Paulo Coelho
A careful reading of Scripture reveals that this is God's preferred way to make his presence known on earth - not chiefly through movers, shakers, and A-listers, but rather through out-casts, losers, those of ill repute, and those who were held in low esteem. If we examine Jesus' friendships, for example, we will notice a disproportionately low number of celebrities, powerful politicians, affluent business people, high-society people, prominent leaders, and the like. But if you were a known prostitute or a tax collector, an addict or an alcoholic, a no-name, a leper or a paralytic, or a despised and rejected sinner, your chance of being invited into Jesus' inner circle of friends would increase. So scandalous and unexpected were Jesus' associations that he was accused of being a glutton, a drunk, and a friend of tax collectors and sinners (Luke 7:34). The scribes and Pharisees shamed, scolded, and excluded such sinners for their failure to measure up. Yet these strugglers experienced Jesus as humble, gentle, and kind - attributes the scribes and Pharisees knew little to nothing about, because they were too busy separating the world between the good people and the bad people, the saints and the sinners, the virtuous and the scumbags, the insiders and the outsiders, the worthy and the unworthy. Meanwhile, Jesus was hanging out with, befriending, and welcoming religious society's choice rejects, thereby separating the world between the proud and the humble.
Scott Sauls (A Gentle Answer: Our 'Secret Weapon' in an Age of Us Against Them)
It is just the same with the so-called criminals living in our midst. To bring these people under the sway of Christianity there is one only means, that is, the Christian social ideal, which can only be realized among them by true Christian teaching and supported by a true example of the Christian life. And to preach this Christian truth and to support it by Christian example we set up among them prisons, guillotines, gallows, preparations for murder; we diffuse among the common herd idolatrous superstitions to stupefy them; we sell them spirits, tobacco, and opium to brutalize them; we even organize legalized prostitution; we give land to those who do not need it; we make a display of senseless luxury in the midst of suffering poverty; we destroy the possibility of anything like a Christian public opinion, and studiously try to suppress what Christian public opinion is existing. And then, after having ourselves assiduously corrupted men, we shut them up like wild beasts in places from which they cannot escape, and where they become still more brutalized, or else we kill them. And these very men whom we have corrupted and brutalized by every means, we bring forward as a proof that one cannot deal with criminals except by brute force. We are just like ignorant doctors who put a man, recovering from illness by the force of nature, into the most unfavorable conditions of hygiene, and dose him with the most deleterious drugs, and then assert triumphantly that their hygiene and their drugs saved his life, when the patient would have been well long before if they had left him alone.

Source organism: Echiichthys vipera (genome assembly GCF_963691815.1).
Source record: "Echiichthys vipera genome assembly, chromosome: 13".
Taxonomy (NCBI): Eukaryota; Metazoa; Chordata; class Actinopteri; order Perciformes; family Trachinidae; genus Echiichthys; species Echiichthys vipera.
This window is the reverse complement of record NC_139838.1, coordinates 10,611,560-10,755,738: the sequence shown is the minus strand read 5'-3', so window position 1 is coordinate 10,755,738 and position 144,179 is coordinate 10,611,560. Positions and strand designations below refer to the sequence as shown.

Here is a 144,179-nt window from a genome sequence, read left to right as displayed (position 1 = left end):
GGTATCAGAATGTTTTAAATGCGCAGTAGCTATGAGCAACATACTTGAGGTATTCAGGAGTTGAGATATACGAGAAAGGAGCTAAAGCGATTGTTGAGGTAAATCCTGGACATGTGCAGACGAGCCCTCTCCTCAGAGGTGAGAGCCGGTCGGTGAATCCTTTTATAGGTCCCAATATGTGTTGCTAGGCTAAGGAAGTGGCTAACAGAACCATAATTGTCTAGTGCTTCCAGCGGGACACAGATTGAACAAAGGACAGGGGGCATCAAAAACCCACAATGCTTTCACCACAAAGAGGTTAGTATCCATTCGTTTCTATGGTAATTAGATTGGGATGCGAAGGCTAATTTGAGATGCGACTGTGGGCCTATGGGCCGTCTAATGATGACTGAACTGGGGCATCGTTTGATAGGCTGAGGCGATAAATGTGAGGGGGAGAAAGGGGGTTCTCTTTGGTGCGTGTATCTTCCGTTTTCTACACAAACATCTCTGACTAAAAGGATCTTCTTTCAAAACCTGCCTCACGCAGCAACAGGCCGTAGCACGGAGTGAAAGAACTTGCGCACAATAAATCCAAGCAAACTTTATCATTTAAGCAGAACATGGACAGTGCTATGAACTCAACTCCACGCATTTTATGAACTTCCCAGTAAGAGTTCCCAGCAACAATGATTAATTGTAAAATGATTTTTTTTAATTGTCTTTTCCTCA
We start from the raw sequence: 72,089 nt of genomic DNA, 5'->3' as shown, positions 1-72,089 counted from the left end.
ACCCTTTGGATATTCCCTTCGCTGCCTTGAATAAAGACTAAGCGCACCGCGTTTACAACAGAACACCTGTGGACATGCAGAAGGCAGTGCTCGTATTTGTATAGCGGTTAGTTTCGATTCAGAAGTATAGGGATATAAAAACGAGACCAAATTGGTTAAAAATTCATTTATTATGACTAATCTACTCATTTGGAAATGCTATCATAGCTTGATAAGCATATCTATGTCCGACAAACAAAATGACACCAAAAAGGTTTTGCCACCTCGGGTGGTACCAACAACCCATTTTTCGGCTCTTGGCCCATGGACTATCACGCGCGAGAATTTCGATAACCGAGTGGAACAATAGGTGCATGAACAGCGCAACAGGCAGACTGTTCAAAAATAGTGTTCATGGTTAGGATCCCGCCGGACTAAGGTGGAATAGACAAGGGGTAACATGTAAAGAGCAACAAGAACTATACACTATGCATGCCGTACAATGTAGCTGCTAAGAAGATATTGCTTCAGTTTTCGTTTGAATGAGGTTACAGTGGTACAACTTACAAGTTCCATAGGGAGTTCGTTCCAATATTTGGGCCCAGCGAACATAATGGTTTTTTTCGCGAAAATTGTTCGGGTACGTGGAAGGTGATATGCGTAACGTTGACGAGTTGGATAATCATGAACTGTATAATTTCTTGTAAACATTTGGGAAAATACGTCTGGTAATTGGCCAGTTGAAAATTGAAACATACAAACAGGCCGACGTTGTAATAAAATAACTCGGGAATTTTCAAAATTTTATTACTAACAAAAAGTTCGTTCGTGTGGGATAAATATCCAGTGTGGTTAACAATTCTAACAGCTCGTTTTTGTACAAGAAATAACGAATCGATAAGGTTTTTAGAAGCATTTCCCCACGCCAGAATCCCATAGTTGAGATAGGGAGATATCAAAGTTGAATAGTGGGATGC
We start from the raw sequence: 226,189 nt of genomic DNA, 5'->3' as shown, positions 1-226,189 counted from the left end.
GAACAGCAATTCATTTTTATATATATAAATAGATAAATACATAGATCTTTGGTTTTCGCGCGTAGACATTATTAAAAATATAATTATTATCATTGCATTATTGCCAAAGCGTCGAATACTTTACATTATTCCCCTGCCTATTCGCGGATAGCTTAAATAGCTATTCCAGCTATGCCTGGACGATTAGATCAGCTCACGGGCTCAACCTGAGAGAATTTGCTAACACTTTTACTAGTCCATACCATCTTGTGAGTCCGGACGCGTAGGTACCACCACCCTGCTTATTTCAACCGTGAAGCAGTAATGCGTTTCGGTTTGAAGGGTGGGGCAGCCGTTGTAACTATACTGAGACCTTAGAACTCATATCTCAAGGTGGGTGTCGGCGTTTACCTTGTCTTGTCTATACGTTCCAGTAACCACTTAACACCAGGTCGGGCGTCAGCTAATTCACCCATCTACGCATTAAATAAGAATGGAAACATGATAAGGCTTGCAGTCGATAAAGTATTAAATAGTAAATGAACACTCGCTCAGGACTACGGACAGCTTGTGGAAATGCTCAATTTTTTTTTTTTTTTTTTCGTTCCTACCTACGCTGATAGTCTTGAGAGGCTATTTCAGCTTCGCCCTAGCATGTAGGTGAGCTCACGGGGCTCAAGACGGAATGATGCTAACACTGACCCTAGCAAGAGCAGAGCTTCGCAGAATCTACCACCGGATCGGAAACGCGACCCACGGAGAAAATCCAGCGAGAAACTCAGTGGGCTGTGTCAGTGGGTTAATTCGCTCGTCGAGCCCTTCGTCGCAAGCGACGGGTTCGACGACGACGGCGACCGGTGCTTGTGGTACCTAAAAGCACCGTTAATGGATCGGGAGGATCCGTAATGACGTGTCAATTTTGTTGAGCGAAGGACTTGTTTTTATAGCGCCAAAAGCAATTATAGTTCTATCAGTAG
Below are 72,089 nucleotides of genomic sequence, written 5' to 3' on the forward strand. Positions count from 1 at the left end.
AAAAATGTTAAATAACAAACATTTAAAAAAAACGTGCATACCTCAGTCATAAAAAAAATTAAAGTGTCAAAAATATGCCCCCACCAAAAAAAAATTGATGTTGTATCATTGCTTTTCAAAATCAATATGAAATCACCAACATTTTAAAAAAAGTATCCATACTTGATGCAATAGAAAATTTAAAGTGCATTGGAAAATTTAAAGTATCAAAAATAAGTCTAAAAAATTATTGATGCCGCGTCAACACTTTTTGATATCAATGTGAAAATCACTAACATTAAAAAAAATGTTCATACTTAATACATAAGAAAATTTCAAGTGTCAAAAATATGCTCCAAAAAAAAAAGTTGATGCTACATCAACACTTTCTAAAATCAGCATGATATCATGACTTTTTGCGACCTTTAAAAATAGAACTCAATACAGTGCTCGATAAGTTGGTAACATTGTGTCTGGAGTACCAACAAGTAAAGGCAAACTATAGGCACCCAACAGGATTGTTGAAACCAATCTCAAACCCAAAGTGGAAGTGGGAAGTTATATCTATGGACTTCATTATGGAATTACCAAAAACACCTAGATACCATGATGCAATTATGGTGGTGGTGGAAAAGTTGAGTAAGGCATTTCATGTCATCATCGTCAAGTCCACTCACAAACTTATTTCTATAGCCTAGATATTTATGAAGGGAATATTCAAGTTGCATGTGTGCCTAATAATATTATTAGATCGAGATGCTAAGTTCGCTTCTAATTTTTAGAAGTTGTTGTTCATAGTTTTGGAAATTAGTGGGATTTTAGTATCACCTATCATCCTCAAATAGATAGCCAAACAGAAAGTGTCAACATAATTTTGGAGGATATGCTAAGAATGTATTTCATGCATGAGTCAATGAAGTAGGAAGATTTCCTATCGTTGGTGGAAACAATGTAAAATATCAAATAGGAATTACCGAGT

Leo Tolstoy (The Kingdom of God is Within You)
It was not without reason that Jesus acquired the scandalous reputation of fellowshipping with the dregs of society (Matt. 9:10–11; 11:19; Mark 2:15–16; Luke 7:34; 15:1). He loved and fellowshipped with prostitutes, tax collectors, and drunkards. He loved, gave attention to, and helped the “unimportant” people as well as the “important” people. Indeed, he even loved those who crucified him to the point of praying for their forgiveness (Luke 23:34). This is how we are to love, for this is how we are loved! God’s love is impartial and universal, and so must ours be (Deut. 10:17–19; 2 Chron. 19:7; Mark 12:14; John 3:16; Acts 10:34; Rom. 2:10–11; Eph. 6:9; cf. 1 Tim. 2:4; 1 Peter 1:17; 2 Peter 3:9; 1 John 4:8). Anyone in need whom we happen to come upon is our “neighbor” whom we are called to love (Luke 10:27–37). Nothing is closer to the heart of God than this kind of love. Indeed, love is the very heart of God. Hence, loving as God loves—manifesting the truth that we are in union with Christ and in fellowship with the triune community—must be the singular concern of the Christian. Whomever we encounter, whatever situation he or she may be in, whatever his or her lifestyle might be, however much we may approve or disapprove of the person’s appearance, words, or deeds, our one and only concern must be to affirm his or her unsurpassable worth with our words and deeds. This is the concern that must be above all other concerns. It is the concern we must wear and live in. With every person we encounter, the only question that should be on our mind is, How can I, right here and right now, affirm the unsurpassable worth of this person for whom Christ died?
Gregory A. Boyd (Repenting of Religion: Turning from Judgment to the Love of God)